Following election night, results for national, state and local races remain largely uncertain. The election will likely be decided by a handful of states including Michigan, Wisconsin, Georgia, North Carolina and Pennsylvania. President Donald Trump initially led in many of these states, with former Vice President Joe Biden’s votes increasing as more mail-in and early votes were counted.
Officials were not able to report definitive results Tuesday night, with many states, including Michigan, requiring additional time to count mail-in ballots, especially in metropolitan areas like Detroit.
At a press conference Wednesday morning, Secretary of State Jocelyn Benson said clearer results in Michigan should arrive later in the day, with more than 100,000 mail-in ballots still being counted as of 11:30 am.
“We want to just respect the process, and make sure that they’re able to meticulously dot every I, cross every T, get it right and get it accurate prior to anything being published,” Benson said.
Kenneth Kollman, Frederick G. L. Huetwell professor of political science at the University of Michigan, discussed the possible election outcomes with The Daily on election night. He said Trump’s paths to victory are limited and it’s unclear how he will respond.
“A lot of it depends on what happens in some very key states,” Kollman said. “Biden has a lot of different ways (he) can win and Trump only has a few ways he could win. It’s very clear that (if) some of the key states that Trump needs to win don’t go his way, perhaps he’ll concede but there’s no way to predict. He’s an unpredictable guy.”
Biden gave a statement from Wilmington, Del., just after 12:40 a.m. Wednesday urging supporters to stay positive, saying he believes they are “on track to win the election” and to be patient in waiting for results.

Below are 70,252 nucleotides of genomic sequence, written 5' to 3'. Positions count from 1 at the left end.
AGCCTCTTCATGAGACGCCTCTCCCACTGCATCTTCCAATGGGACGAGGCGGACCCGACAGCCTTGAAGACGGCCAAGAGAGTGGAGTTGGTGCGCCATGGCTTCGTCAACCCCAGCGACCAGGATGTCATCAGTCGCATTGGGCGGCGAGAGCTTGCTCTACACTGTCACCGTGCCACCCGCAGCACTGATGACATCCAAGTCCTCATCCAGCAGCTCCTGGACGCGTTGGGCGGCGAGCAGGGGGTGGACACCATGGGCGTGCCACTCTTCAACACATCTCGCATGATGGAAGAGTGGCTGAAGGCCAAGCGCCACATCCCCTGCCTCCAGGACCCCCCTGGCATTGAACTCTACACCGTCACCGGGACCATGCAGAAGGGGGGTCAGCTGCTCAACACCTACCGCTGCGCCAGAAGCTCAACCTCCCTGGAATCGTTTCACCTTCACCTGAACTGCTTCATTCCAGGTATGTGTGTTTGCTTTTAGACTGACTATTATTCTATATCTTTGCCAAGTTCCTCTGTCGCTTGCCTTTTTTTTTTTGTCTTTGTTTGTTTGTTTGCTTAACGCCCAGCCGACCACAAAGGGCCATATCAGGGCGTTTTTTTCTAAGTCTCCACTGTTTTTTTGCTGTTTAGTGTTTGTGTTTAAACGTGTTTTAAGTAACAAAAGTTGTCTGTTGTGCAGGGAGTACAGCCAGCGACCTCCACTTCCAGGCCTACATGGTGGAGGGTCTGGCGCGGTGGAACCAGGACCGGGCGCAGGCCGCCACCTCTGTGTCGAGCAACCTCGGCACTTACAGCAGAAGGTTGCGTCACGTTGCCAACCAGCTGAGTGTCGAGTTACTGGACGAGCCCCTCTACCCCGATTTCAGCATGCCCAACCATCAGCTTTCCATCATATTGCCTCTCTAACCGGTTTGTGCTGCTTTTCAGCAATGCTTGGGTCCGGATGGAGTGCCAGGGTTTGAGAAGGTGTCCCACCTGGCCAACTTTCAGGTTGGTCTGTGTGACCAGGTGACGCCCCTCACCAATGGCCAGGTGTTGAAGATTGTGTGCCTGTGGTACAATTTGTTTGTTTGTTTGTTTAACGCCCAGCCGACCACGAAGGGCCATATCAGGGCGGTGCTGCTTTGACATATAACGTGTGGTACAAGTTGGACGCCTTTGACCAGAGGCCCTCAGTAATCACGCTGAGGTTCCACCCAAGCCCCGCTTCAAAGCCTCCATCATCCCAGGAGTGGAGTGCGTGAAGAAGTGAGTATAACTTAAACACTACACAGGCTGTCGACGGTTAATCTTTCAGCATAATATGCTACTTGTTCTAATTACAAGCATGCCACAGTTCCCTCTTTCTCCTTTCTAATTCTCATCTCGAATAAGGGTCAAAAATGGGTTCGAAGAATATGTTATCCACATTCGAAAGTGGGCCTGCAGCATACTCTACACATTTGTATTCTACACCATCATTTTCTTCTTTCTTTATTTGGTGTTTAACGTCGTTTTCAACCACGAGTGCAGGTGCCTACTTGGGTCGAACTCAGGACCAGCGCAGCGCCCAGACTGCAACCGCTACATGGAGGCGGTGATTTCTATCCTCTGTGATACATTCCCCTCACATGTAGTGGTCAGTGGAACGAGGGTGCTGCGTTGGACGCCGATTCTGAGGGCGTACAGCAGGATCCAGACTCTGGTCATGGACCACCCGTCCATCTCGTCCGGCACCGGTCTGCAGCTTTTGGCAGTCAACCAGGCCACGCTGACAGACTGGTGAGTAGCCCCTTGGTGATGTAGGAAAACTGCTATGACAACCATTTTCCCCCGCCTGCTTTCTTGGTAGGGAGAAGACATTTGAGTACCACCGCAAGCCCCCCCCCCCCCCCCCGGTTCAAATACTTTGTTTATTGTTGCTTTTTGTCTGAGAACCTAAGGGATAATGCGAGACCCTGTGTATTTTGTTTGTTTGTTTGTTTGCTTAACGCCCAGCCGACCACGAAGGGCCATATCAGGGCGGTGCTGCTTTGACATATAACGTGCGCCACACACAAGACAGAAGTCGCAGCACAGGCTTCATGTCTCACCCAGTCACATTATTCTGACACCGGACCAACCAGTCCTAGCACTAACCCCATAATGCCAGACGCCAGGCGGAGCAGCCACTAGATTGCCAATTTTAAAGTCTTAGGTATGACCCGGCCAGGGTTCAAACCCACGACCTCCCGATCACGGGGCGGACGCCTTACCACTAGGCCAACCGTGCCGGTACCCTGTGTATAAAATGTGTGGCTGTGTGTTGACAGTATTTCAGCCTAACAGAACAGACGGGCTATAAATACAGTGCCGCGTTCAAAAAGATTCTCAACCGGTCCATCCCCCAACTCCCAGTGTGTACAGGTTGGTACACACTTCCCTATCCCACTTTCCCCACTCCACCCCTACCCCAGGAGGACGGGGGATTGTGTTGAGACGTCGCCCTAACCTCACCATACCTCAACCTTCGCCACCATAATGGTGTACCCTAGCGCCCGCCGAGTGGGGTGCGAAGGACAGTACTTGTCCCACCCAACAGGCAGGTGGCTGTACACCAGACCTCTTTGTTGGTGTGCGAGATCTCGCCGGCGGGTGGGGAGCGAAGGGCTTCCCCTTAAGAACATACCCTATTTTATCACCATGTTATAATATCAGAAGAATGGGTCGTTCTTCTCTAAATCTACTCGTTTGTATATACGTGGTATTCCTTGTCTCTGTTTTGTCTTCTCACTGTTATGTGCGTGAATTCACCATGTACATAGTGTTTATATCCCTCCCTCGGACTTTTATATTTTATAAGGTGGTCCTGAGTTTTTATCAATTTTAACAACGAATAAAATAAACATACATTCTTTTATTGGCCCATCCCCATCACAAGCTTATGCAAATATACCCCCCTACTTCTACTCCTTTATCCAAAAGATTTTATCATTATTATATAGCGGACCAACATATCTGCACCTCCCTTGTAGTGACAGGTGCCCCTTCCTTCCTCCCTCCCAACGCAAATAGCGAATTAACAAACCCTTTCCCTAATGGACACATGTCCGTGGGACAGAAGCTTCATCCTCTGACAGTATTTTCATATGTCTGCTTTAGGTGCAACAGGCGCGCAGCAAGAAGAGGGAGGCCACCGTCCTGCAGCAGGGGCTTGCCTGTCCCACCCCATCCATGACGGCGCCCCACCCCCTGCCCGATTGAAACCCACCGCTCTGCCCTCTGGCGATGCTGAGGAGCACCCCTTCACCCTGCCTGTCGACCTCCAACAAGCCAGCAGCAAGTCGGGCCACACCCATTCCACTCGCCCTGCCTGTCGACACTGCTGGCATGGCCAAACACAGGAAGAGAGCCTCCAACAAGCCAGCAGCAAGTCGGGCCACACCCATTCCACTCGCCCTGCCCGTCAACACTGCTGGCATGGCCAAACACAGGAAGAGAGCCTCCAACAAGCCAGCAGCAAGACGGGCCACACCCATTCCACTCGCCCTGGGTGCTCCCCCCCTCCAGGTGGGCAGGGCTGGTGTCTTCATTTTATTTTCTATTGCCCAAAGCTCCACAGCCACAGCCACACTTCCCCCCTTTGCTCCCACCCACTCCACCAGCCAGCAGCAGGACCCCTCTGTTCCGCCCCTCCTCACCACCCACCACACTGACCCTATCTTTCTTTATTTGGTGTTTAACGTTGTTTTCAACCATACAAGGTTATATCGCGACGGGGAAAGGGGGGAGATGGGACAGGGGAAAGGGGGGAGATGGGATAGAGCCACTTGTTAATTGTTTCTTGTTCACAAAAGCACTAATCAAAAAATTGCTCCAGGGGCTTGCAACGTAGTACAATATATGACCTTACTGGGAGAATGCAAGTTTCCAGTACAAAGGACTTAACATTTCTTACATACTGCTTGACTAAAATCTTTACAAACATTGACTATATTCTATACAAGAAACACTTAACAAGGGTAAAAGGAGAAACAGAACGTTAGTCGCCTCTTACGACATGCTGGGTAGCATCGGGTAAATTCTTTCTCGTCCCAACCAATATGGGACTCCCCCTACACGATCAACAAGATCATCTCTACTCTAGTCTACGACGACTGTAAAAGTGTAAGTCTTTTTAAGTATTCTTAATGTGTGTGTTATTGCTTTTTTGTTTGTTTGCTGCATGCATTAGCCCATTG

Trump also spoke later last night, making unfounded accusations of voter fraud and falsely projecting a victory. Continuing into Wednesday morning, the president tweeted about his earlier leads in states, writing “they started to magically disappear as surprise ballot dumps were counted.” Twitter has flagged many of the president’s tweets as potentially misleading regarding civic processes.
There is widespread agreement among experts that there is no evidence of election tampering. Votes were counted after polls closed, as in previous years, and the increase in mail-in voting delayed results further. These mail-in votes were more likely to be for Biden in key swing states, explaining Biden’s growing lead late Wednesday morning and early in the afternoon.
LSA sophomore Nick Schuler, co-chair of the University’s chapter of College Republicans, emphasized the changes in the election as a result of COVID-19 and the system of elections in the United States, repeatedly thanking those working at the polls.
“Obviously COVID-19 made everything tough, we have a lot of mail-in ballots, everyone is new to this,” Schuler said. “I think that’s very important, because you look at elections in America and one of the beauties of our federalist system is that states can decide stuff for themselves and part of that is elections..”
In an interview at 10:30 p.m. on election night, Schuler explained why he thought Trump was doing well thus far and what would continue to be important going forward. He compared the turnout of Trump voters to the 2016 election.
“I think so far what we’re seeing is the silent majority in action,” Schuler said. “We are seeing those unpollable, in a way, Trump supporters are coming out and certainly overperforming expectations. It’s looking, fingers crossed, like Florida, North Carolina and Georgia (are) going to be in our camp this election, we worked hard..”
LSA sophomore Andrew Schaeffler, Students for Biden co-founder, discussed both candidates’ reactions and how the delayed counting of mail-in ballots could influence the election.